Shane O’Neill and the Scots in Ulster (3)

Eleanor Hull
Shane O’Neill and the Scots in Ulster | start of chapter

Dublin Castle had been enlarged and decorated during the Lieutenancy of Sir Henry Sidney. It was solidly built and surrounded by a trench of water over which a drawbridge gave entry to the castle yard; yet on two occasions Hugh, with the help of friends outside, managed to escape.

On his first flight he succeeded in getting out of the city and across the Three Rock Mountain in the night, hoping that Phelim O’Toole, whom he regarded as a friend and who had offered to help him, would give him shelter; but the treacherous chief handed him over to the Government, and he was more closely incarcerated than before.

Again, on Christmas night 1591, when their fetters were removed for supper, and probably some extra liberty was allowed on account of the festival, Hugh, with two companions, Henry and Art, sons of Shane O’Neill, who had been confined since boyhood, effected their escape by sliding down a drain, and again took their way across the Dublin mountains southward.

It was a bitterly cold night and the rain was pouring down. The mountain was slippery with melting snow, and their clothes were thin and scanty. Henry was separated from the others in the darkness, and Art, who had grown stiff and corpulent from long confinement, began to fail, and finally could go no farther. He had to sit down under a cliff in the bitter cold, which was so severe that the great toes on Hugh’s feet were frozen. They were depending on the help of Fiach macHugh of Glenmalure, “the great firebrand of the mountains between Wexford and Dublin,” as Perrot’s biographer calls him. He had promised to send horses, but had contented himself with sending a guide.

Now that they could walk no farther, they sent this man on to tell Fiach of their distress; but so closely were all his movements watched that it was not until the third night that four of his men reached the cave with food and drink. It was too late to save Art, who died before their eyes; but Hugh, who was younger, and who had eaten grass to still the pangs of hunger, was still alive. When he had been forced to take some drink he was lifted from the ground and carried to Glenmalure, from whence, when he was able to mount a horse, he was escorted home to Ulster, almost miraculously escaping capture by the way, for every movement was watched. He found that Henry O’Neill had arrived in Ulster before him.

Hugh O’Neill’s system of keeping a number of the border English in his pay pledged to aid and support him proved, on this occasion, of real service, for they were conveniently blind to the fact that an O’Donnell was passing through their districts. Indeed, many believed that the incoming Lord Deputy, Fitzwilliam, himself had a hand in his prisoner’s escape; the avaricious Fitzwilliam was not a man to refuse a bribe and Hugh O’Neill is said to have paid him £1000 for this service. Perrot declared that he could have had £2000 for the same purpose.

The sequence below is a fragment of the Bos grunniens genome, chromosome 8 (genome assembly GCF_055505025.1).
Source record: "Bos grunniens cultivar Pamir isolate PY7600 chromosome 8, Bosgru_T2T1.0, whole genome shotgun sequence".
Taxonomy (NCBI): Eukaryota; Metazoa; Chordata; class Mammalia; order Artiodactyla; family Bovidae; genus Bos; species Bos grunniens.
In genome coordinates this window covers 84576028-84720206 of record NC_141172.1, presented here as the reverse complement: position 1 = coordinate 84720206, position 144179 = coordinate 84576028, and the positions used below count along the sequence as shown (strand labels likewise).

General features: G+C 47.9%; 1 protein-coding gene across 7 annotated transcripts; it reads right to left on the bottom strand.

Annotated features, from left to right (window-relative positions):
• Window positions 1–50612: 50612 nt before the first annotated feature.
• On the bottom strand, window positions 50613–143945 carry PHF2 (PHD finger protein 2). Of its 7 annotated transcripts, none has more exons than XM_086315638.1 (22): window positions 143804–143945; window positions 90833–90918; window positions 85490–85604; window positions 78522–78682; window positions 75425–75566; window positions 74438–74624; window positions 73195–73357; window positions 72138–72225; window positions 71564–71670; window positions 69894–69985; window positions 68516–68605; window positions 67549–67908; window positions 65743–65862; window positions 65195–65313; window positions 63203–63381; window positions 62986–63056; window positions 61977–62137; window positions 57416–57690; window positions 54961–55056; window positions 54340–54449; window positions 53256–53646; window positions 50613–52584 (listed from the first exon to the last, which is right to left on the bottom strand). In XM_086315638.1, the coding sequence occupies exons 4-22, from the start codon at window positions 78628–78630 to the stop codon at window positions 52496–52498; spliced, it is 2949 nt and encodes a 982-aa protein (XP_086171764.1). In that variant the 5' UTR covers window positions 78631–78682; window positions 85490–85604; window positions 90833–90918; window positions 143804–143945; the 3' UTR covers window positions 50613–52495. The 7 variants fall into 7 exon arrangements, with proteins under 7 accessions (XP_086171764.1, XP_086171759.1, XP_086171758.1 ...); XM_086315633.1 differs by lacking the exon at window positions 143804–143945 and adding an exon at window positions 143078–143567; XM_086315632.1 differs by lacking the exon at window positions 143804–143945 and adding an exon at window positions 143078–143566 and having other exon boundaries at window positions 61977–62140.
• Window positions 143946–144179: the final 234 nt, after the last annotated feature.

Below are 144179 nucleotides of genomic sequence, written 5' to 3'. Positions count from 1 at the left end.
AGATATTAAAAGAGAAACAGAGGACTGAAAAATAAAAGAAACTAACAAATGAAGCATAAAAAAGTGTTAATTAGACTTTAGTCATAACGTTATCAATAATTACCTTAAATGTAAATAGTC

Hugh Roe O’Donnell’s country had not been faring well in his absence; in spite of his father’s protests, sheriffs of the very worst type had been appointed in the North, one Captain Willis being the most objectionable. Captain Lee, an Englishman who knew the conditions well, says that Willis had with him “three hundred of the very rascals and scum of that kingdom, who did rob and spoil the people, ravished their wives and daughters, and made havoc of all; … men whom no well-advised captain could admit into his company.” It was to the acts of these men that Lee ascribes a great part of the unquietness of O’Donnell’s province.[19]

“Old age lay heavy” on the old O’Donnell, and he was already falling into senile decay. But a new era began with the return of his son. The father resigned his position, which fell into Hugh Roe’s hands, and no sooner was the latter inaugurated chief on the rock of Kilmacrenan than a vigorous policy was adopted designed to restore to Tyrconnel its former freedom from outside interference. He swept the sheriffs out of his country, cleared the monastery of Donegal of the soldiers quartered within its precincts, and attacked old Turlogh O’Neill, who was opposing Hugh O’Neill on the English side, in his castle at Strabane. He deposed him and shut him up in a small island in a lake, where he remained till his death two years afterward.

All this time Hugh Roe was suffering severely from the effects of his terrible journey across the Dublin mountains on the winter’s night of his escape. For a year he had to lie on his bed in his castles of Donegal and Ballyshannon, directing operations in which he could take no active part. The physicians at length removed his toes, and he began slowly to recover. It was while he was in this condition that Hugh O’Neill proposed to him that they should repair together to the Viceroy and give in their submissions. To this surprising suggestion O’Donnell responded unwillingly, and only after much persuasion was he induced again to put himself within the power of the men from whom he had so recently escaped.

With great difficulty he was got upon a horse, and with O’Neill he journeyed to Dundalk, where “the next day in church before a great assembly he delivered his humble submission, making a great show of sorrow for his misdemeanours committed … and very willingly yielded himself to be sworn to perform the several parts of his submission.”